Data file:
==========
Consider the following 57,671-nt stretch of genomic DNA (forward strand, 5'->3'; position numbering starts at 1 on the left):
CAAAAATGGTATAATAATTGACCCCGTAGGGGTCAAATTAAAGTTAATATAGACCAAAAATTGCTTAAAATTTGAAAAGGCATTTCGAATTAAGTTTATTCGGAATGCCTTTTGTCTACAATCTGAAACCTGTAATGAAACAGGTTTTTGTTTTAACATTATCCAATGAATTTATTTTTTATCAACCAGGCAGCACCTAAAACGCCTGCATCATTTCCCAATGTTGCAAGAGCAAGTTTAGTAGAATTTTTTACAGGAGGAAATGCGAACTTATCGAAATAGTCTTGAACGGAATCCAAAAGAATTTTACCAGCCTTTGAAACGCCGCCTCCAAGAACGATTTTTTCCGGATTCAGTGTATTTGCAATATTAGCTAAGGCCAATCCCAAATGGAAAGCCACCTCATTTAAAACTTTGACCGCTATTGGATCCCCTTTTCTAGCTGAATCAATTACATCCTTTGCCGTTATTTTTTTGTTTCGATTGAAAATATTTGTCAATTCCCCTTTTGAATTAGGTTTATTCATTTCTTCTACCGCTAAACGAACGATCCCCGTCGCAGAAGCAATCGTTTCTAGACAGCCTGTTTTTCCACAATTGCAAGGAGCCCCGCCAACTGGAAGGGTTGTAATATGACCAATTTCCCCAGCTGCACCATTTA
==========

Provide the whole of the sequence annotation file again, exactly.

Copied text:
Consider the following 57,671-nt stretch of genomic DNA (forward strand, 5'->3'; position numbering starts at 1 on the left):
CAAAAATGGTATAATAATTGACCCCGTAGGGGTCAAATTAAAGTTAATATAGACCAAAAATTGCTTAAAATTTGAAAAGGCATTTCGAATTAAGTTTATTCGGAATGCCTTTTGTCTACAATCTGAAACCTGTAATGAAACAGGTTTTTGTTTTAACATTATCCAATGAATTTATTTTTTATCAACCAGGCAGCACCTAAAACGCCTGCATCATTTCCCAATGTTGCAAGAGCAAGTTTAGTAGAATTTTTTACAGGAGGAAATGCGAACTTATCGAAATAGTCTTGAACGGAATCCAAAAGAATTTTACCAGCCTTTGAAACGCCGCCTCCAAGAACGATTTTTTCCGGATTCAGTGTATTTGCAATATTAGCTAAGGCCAATCCCAAATGGAAAGCCACCTCATTTAAAACTTTGACCGCTATTGGATCCCCTTTTCTAGCTGAATCAATTACATCCTTTGCCGTTATTTTTTTGTTTCGATTGAAAATATTTGTCAATTCCCCTTTTGAATTAGGTTTATTCATTTCTTCTACCGCTAAACGAACGATCCCCGTCGCAGAAGCAATCGTTTCTAGACAGCCTGTTTTTCCACAATTGCAAGGAGCCCCGCCAACTGGAAGGGTTGTAATATGACCAATTTCCCCAGCTGCACCATTTA